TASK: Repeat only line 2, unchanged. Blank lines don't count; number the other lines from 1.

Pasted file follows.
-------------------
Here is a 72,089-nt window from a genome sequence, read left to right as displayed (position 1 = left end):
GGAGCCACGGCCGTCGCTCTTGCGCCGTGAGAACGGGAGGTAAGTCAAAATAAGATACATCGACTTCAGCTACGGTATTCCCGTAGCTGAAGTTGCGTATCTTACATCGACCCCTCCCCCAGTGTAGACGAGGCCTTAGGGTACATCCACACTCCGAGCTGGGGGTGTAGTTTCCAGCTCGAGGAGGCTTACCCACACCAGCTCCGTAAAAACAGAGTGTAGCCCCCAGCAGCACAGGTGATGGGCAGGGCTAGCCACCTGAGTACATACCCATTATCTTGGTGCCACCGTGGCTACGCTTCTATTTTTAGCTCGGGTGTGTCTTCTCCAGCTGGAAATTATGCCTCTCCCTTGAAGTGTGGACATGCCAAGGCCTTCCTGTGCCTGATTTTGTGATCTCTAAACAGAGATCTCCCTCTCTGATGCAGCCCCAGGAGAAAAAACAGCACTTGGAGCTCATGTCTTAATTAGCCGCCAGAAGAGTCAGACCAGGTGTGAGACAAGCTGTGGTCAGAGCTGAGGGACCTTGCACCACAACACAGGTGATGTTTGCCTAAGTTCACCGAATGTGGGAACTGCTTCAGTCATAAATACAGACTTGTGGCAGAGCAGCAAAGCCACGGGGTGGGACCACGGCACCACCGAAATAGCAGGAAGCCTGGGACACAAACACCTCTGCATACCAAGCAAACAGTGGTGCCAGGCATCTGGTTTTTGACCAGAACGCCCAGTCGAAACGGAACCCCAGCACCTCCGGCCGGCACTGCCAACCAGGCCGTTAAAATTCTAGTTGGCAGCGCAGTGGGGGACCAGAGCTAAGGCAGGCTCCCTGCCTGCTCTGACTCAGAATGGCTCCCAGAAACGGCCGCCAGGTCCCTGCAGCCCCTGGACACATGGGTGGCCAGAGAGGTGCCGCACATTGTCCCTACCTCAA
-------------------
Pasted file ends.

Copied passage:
GGAGCCACGGCCGTCGCTCTTGCGCCGTGAGAACGGGAGGTAAGTCAAAATAAGATACATCGACTTCAGCTACGGTATTCCCGTAGCTGAAGTTGCGTATCTTACATCGACCCCTCCCCCAGTGTAGACGAGGCCTTAGGGTACATCCACACTCCGAGCTGGGGGTGTAGTTTCCAGCTCGAGGAGGCTTACCCACACCAGCTCCGTAAAAACAGAGTGTAGCCCCCAGCAGCACAGGTGATGGGCAGGGCTAGCCACCTGAGTACATACCCATTATCTTGGTGCCACCGTGGCTACGCTTCTATTTTTAGCTCGGGTGTGTCTTCTCCAGCTGGAAATTATGCCTCTCCCTTGAAGTGTGGACATGCCAAGGCCTTCCTGTGCCTGATTTTGTGATCTCTAAACAGAGATCTCCCTCTCTGATGCAGCCCCAGGAGAAAAAACAGCACTTGGAGCTCATGTCTTAATTAGCCGCCAGAAGAGTCAGACCAGGTGTGAGACAAGCTGTGGTCAGAGCTGAGGGACCTTGCACCACAACACAGGTGATGTTTGCCTAAGTTCACCGAATGTGGGAACTGCTTCAGTCATAAATACAGACTTGTGGCAGAGCAGCAAAGCCACGGGGTGGGACCACGGCACCACCGAAATAGCAGGAAGCCTGGGACACAAACACCTCTGCATACCAAGCAAACAGTGGTGCCAGGCATCTGGTTTTTGACCAGAACGCCCAGTCGAAACGGAACCCCAGCACCTCCGGCCGGCACTGCCAACCAGGCCGTTAAAATTCTAGTTGGCAGCGCAGTGGGGGACCAGAGCTAAGGCAGGCTCCCTGCCTGCTCTGACTCAGAATGGCTCCCAGAAACGGCCGCCAGGTCCCTGCAGCCCCTGGACACATGGGTGGCCAGAGAGGTGCCGCACATTGTCCCTACCTCAA